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When arrested and held to bail, and after being served with a declaration, you may plead a general issue, which brings you to trial the sooner of any plea that you can put in; but if you want to vex your plaintiff, put in a special plea; and if in custody, get your attorney to plead in your name, which will cost you 1l. 1s., your plaintiff 311. as expenses. If you do not mean to try the cause, you have no occasion to do so till your plaintiff gets judgment against you; he must in the Term after you put in a special plea, send in what is termed the paper-book, which you must return with 7s. 6d, otherwise you will not put him to half the expenses. When he proceeds, and has received a final judgment against you, get your attorney to search the office appointed for that purpose in the Temple, and when he finds that judgment is actually signed, he must give notice to the plaintiff's attornies to attend the master to tax his costs, at which time your attorney must have a writ of error ready and give it to the plaintiff's attorney before the master, which puts him to a very great expense, as he will have the same charges to go over again. The writ of error will cost you 4l. 4s.: if you want to be further troublesome to your plaintiff, make your writ of error returnable in Parliament, which costs you 8l. 8s., and your plaintiff 100l.; should he have the courage to follow you through all your proceedings, then file a bill in the exchequer, which will cost about five or six pounds, and if he answers it, it will cost him 80l. more; after this you may file a bill in chancery, which will cost about 10l, and if he does not answer this bill, you will get an injunction, and at the same time an attachment from the court against him, and may take his body for contempt of court in not answering your last bill; you may file your bill in the court of chancery instead of the exchequer, only the latter costs you the least. If you are at any time served with a copy of a writ, take no further notice of it than by keeping it: when you are declared against, do not fail to put in a special plea immediately, and most likely you will hear no more of the business, as your plaintiff will probably not like to incur any further expense, after having been at so much.

Defendant's Cost.

Common Plea.......£0 3 6
Special ditto...................................1 1 0
Paper book.....................................0 7 6
Writ of error...................................4 4 0
Ditto returnable
  in Parliament................................8 8 0
Filing bill in exchequer....................6 6 0
Ditto in Chancery..........................10 0 0
                                               £30 0  0

Plaintiff's Cost.

Answer to special plea..............£30 0 0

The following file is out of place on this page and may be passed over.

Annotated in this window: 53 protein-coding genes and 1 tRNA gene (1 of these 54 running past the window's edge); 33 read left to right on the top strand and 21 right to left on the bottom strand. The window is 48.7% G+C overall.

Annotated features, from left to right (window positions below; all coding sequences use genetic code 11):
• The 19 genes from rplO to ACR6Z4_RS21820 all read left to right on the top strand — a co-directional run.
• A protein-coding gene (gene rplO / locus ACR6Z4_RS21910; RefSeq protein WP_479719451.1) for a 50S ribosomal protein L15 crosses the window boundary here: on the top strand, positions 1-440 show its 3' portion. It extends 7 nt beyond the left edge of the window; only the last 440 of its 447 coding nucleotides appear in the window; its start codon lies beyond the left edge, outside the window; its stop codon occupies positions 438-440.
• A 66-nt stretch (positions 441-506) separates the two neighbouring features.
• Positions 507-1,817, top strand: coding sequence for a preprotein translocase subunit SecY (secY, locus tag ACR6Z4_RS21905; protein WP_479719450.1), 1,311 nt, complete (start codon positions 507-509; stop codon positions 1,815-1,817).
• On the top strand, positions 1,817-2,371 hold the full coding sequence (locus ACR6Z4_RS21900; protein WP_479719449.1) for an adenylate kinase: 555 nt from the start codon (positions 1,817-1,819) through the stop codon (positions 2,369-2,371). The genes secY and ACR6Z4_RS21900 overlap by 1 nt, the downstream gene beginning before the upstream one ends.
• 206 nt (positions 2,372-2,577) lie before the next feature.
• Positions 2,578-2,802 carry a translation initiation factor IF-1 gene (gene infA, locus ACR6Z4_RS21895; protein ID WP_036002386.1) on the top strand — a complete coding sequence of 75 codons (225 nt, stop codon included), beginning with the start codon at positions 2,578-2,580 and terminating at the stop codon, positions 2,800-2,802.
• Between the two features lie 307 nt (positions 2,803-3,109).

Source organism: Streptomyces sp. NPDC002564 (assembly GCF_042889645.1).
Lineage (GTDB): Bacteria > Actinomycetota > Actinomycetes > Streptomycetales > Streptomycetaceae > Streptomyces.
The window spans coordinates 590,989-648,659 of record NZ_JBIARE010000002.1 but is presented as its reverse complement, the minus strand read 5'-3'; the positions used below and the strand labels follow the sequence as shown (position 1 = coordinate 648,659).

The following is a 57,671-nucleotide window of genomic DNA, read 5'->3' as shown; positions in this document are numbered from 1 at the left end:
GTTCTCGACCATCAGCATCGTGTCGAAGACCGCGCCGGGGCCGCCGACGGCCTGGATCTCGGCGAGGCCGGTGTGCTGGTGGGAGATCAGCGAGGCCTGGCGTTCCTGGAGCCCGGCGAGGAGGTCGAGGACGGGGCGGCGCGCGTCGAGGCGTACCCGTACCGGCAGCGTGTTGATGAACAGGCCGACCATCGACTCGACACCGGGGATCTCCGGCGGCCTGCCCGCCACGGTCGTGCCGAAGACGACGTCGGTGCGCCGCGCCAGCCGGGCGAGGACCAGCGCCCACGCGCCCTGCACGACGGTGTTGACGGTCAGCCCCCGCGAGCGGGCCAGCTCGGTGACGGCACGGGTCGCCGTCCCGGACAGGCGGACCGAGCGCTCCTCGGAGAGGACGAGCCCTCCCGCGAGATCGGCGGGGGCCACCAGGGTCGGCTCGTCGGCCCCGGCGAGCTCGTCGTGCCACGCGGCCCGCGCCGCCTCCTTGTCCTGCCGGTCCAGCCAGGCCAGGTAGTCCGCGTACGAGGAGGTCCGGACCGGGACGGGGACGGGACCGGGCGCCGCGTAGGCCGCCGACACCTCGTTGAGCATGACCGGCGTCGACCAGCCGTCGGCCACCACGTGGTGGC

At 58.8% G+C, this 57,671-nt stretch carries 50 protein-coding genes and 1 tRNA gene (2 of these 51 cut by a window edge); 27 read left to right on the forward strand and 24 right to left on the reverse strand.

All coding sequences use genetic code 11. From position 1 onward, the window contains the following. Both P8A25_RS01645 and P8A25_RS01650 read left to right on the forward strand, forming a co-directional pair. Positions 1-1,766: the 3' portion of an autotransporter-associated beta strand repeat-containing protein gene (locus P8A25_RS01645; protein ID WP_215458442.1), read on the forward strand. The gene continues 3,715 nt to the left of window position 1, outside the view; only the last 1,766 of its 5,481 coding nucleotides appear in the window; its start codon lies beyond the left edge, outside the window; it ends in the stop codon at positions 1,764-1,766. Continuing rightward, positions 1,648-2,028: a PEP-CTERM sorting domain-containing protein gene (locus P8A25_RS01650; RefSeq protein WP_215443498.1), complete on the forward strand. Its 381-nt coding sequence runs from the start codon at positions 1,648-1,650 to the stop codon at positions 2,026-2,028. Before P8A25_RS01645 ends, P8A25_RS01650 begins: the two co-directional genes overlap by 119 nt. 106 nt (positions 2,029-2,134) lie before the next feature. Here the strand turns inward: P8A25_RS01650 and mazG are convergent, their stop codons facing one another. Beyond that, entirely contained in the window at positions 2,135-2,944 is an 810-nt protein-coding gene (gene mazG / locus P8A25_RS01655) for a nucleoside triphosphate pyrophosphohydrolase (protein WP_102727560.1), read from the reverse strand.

Answer to writ of error.............100 0 0
Answer to bill in exchequer.........84 0 0
Ditto ditto in chancery..............100 0 0
                                           £314 0 0

Thus have debtors the legal means of harassing creditors, without putting themselves to a tenth-part of the expenses to which they subject the opposite party, whose money or property they had previously run through or squandered!

Further returns of the operation of this court have already been ordered to be presented to parliament, as the law constituting expires this session ; but they are so voluminous that they have not even yet been prepared. The preceding returns only apply to 7,509 petitioners; but down to the present time they amount to near nineteen thousand!

The commissioner is Mr. Serjeant Runnington. He sits about four days in every fortnight; and is attended by barristers, and agents, who have no occasion to be regularly admitted attorneys. The commissioner's salary is 1,000l.; and by his perseverance and decision, he has greatly improved the court. He sits in the guildhall of Westminster.—The Insolvent Debtors' acts must come under the consideration of parliament during the present session, as it is to be determined whether this court is to be continued or not. We fear it will be found necessary to extend these acts so injurious to the honest and fair tradesman, for three to five years longer; such are the necessities of the times.

The salaries of the judges, it ought always to be remembered, are exclusive of fees; and the fees receivable by the lord chancellor and the chief justices in particular are enormous.

Related pages:


Lord Chancellor's Court

Vice-Chancellor's Court



King's Bench

Common Pleas

Exchequer Chamber

Courts of Requests

Court of Admiralty

Doctors' Common

Insolvent Debtors' Court

Mode of making a Judge

Old Bailey Sessions

Inns of Court

The Temple, Inner, Middle

Lincoln's Inn

Gray's Inn

The Inns of Chancery

Source: Leigh's New Picture of London. Printed for Samuel Leigh, 18, Strand;
by W. Clowes, Northumberland Court. 1819